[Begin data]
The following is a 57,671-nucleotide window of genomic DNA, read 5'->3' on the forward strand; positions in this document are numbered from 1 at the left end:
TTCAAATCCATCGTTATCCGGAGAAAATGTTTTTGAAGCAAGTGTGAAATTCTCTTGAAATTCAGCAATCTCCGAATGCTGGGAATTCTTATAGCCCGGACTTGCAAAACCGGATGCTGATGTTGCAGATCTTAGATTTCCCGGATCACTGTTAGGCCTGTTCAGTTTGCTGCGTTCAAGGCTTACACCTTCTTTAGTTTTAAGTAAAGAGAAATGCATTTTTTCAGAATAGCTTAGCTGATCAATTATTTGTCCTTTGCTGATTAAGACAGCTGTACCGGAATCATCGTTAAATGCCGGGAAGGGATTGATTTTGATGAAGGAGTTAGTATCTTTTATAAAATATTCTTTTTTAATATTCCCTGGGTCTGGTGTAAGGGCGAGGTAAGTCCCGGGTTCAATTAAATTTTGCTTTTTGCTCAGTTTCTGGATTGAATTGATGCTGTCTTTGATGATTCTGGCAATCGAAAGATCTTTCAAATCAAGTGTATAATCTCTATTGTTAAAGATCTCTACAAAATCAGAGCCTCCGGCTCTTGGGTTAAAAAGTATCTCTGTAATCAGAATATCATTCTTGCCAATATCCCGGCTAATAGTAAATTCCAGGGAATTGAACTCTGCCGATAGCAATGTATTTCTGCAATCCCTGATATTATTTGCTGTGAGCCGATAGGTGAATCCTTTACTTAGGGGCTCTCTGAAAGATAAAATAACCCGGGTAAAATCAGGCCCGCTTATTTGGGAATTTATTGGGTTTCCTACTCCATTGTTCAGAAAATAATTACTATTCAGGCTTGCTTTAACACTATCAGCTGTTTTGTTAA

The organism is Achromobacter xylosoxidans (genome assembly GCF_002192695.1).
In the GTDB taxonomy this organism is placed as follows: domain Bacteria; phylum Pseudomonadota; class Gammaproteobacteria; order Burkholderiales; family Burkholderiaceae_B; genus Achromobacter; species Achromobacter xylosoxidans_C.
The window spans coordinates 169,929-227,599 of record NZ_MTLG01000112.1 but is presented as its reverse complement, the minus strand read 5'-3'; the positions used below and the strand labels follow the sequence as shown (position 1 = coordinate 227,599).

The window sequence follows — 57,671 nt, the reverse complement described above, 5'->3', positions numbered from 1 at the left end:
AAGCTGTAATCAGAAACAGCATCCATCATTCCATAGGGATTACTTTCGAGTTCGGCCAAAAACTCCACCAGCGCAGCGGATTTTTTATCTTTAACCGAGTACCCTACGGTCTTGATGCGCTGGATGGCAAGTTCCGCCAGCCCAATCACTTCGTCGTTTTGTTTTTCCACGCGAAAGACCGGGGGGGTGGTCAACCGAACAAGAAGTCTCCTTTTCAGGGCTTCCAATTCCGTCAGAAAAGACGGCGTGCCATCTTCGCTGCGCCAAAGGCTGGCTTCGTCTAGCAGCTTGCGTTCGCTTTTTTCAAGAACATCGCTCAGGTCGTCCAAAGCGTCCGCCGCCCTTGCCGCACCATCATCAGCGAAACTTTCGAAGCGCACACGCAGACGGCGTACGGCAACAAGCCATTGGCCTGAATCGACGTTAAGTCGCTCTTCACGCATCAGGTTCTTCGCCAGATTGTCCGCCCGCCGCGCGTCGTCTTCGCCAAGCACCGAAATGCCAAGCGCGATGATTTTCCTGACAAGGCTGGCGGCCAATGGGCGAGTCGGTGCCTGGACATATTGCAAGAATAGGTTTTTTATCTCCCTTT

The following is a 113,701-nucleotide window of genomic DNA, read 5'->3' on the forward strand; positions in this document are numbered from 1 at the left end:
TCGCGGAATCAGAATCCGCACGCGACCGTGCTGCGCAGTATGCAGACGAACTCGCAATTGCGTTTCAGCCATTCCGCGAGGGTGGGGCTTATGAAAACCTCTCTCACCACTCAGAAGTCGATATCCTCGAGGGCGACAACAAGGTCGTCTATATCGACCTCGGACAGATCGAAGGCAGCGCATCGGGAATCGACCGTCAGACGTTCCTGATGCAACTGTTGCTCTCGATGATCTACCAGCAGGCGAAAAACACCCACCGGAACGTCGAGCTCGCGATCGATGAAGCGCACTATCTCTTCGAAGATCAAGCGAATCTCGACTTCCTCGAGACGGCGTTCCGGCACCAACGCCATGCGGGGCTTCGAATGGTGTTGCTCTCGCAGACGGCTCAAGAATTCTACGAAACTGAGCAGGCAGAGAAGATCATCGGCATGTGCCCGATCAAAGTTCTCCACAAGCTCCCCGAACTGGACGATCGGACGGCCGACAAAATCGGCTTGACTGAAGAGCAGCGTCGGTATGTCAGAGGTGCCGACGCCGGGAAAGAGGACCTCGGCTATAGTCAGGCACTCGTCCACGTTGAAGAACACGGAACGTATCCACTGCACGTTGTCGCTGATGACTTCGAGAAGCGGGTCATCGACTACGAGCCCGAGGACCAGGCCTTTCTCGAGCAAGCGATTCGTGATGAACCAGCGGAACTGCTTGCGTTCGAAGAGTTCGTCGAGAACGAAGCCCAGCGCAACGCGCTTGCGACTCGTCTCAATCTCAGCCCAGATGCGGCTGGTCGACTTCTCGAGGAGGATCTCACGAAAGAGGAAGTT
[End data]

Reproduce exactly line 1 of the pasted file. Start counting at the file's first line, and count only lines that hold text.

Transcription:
The following is a 57,671-nucleotide window of genomic DNA, read 5'->3' on the forward strand; positions in this document are numbered from 1 at the left end: